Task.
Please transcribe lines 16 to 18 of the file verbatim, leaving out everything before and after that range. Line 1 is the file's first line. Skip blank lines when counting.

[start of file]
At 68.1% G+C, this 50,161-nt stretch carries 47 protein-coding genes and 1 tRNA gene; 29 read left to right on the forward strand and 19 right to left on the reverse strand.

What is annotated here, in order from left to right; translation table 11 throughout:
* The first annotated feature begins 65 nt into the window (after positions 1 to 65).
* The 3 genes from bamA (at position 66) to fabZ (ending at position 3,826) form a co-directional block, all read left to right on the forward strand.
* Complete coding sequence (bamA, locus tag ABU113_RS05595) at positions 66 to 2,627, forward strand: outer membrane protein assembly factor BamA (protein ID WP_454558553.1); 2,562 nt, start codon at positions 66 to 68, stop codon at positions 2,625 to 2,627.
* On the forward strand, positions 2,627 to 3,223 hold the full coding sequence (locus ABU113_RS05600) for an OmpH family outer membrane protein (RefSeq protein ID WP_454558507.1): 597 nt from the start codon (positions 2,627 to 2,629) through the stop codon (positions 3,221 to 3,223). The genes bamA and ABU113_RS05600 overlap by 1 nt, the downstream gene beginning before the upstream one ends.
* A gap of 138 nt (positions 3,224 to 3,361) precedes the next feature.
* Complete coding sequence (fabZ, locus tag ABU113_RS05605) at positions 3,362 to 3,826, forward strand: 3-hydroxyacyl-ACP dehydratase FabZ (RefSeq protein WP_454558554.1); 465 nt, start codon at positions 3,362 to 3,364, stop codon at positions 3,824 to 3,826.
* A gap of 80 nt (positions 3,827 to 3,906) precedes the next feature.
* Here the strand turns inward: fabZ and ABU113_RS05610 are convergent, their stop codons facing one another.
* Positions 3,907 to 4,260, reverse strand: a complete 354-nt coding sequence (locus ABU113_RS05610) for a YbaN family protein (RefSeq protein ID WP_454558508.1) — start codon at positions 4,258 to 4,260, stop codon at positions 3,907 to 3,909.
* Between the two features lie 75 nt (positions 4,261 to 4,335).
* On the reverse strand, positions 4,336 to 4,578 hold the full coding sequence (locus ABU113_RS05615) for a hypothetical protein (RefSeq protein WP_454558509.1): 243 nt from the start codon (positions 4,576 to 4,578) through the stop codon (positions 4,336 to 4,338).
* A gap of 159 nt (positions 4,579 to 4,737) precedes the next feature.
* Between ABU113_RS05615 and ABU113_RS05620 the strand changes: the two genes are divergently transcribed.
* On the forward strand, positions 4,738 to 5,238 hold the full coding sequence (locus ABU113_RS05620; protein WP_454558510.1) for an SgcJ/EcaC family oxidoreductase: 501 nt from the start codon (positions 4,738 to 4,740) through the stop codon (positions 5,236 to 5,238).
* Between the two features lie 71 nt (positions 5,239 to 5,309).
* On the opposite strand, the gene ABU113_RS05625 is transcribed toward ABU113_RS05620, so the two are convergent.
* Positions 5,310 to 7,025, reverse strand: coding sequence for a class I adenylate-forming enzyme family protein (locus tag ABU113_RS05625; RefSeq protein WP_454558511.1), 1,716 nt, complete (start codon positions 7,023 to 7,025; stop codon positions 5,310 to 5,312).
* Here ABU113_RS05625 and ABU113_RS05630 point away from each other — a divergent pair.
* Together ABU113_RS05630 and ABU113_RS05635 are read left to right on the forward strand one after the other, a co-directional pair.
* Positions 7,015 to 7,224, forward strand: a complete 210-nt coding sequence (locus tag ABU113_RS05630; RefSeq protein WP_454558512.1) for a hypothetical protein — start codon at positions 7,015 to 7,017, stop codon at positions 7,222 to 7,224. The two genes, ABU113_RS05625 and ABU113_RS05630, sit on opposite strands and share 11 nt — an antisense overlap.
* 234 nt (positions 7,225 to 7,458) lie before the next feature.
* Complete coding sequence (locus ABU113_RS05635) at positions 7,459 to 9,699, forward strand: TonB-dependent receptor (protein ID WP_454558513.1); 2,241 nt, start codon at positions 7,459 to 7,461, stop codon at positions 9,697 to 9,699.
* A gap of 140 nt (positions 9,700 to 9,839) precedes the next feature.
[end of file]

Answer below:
* On the forward strand, positions 4,738 to 5,238 hold the full coding sequence (locus ABU113_RS05620; protein WP_454558510.1) for an SgcJ/EcaC family oxidoreductase: 501 nt from the start codon (positions 4,738 to 4,740) through the stop codon (positions 5,236 to 5,238).
* Between the two features lie 71 nt (positions 5,239 to 5,309).
* On the opposite strand, the gene ABU113_RS05625 is transcribed toward ABU113_RS05620, so the two are convergent.